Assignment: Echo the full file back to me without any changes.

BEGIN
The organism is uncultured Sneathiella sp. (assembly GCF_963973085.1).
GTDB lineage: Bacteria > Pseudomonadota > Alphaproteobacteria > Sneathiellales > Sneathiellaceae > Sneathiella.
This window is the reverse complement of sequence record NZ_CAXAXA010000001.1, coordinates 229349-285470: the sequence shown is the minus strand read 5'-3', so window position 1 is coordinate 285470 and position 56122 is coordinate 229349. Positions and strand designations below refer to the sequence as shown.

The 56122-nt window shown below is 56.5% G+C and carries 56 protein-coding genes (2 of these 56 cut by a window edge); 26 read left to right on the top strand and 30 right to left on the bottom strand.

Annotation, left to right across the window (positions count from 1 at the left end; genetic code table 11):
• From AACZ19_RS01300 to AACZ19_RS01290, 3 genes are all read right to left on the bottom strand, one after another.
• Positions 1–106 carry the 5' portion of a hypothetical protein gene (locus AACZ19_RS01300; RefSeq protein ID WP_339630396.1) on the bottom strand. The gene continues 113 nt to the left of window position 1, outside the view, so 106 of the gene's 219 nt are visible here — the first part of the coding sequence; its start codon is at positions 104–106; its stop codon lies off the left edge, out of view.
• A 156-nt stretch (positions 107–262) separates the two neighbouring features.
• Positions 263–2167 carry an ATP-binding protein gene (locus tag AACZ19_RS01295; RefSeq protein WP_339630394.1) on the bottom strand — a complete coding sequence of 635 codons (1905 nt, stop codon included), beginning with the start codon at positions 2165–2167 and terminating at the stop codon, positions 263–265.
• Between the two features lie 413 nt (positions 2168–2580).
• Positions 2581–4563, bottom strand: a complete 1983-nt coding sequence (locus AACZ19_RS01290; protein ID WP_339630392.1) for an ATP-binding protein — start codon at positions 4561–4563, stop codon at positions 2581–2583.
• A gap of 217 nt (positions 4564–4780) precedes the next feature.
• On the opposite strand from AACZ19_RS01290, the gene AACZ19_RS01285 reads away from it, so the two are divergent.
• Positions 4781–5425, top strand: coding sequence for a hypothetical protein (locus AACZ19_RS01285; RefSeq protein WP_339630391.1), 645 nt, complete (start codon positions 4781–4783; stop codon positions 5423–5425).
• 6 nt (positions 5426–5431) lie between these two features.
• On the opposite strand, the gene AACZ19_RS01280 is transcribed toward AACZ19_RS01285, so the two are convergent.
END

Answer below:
The organism is uncultured Sneathiella sp. (assembly GCF_963973085.1).
GTDB lineage: Bacteria > Pseudomonadota > Alphaproteobacteria > Sneathiellales > Sneathiellaceae > Sneathiella.
This window is the reverse complement of sequence record NZ_CAXAXA010000001.1, coordinates 229349-285470: the sequence shown is the minus strand read 5'-3', so window position 1 is coordinate 285470 and position 56122 is coordinate 229349. Positions and strand designations below refer to the sequence as shown.

The 56122-nt window shown below is 56.5% G+C and carries 56 protein-coding genes (2 of these 56 cut by a window edge); 26 read left to right on the top strand and 30 right to left on the bottom strand.

Annotation, left to right across the window (positions count from 1 at the left end; genetic code table 11):
• From AACZ19_RS01300 to AACZ19_RS01290, 3 genes are all read right to left on the bottom strand, one after another.
• Positions 1–106 carry the 5' portion of a hypothetical protein gene (locus AACZ19_RS01300; RefSeq protein ID WP_339630396.1) on the bottom strand. The gene continues 113 nt to the left of window position 1, outside the view, so 106 of the gene's 219 nt are visible here — the first part of the coding sequence; its start codon is at positions 104–106; its stop codon lies off the left edge, out of view.
• A 156-nt stretch (positions 107–262) separates the two neighbouring features.
• Positions 263–2167 carry an ATP-binding protein gene (locus tag AACZ19_RS01295; RefSeq protein WP_339630394.1) on the bottom strand — a complete coding sequence of 635 codons (1905 nt, stop codon included), beginning with the start codon at positions 2165–2167 and terminating at the stop codon, positions 263–265.
• Between the two features lie 413 nt (positions 2168–2580).
• Positions 2581–4563, bottom strand: a complete 1983-nt coding sequence (locus AACZ19_RS01290; protein ID WP_339630392.1) for an ATP-binding protein — start codon at positions 4561–4563, stop codon at positions 2581–2583.
• A gap of 217 nt (positions 4564–4780) precedes the next feature.
• On the opposite strand from AACZ19_RS01290, the gene AACZ19_RS01285 reads away from it, so the two are divergent.
• Positions 4781–5425, top strand: coding sequence for a hypothetical protein (locus AACZ19_RS01285; RefSeq protein WP_339630391.1), 645 nt, complete (start codon positions 4781–4783; stop codon positions 5423–5425).
• 6 nt (positions 5426–5431) lie between these two features.
• On the opposite strand, the gene AACZ19_RS01280 is transcribed toward AACZ19_RS01285, so the two are convergent.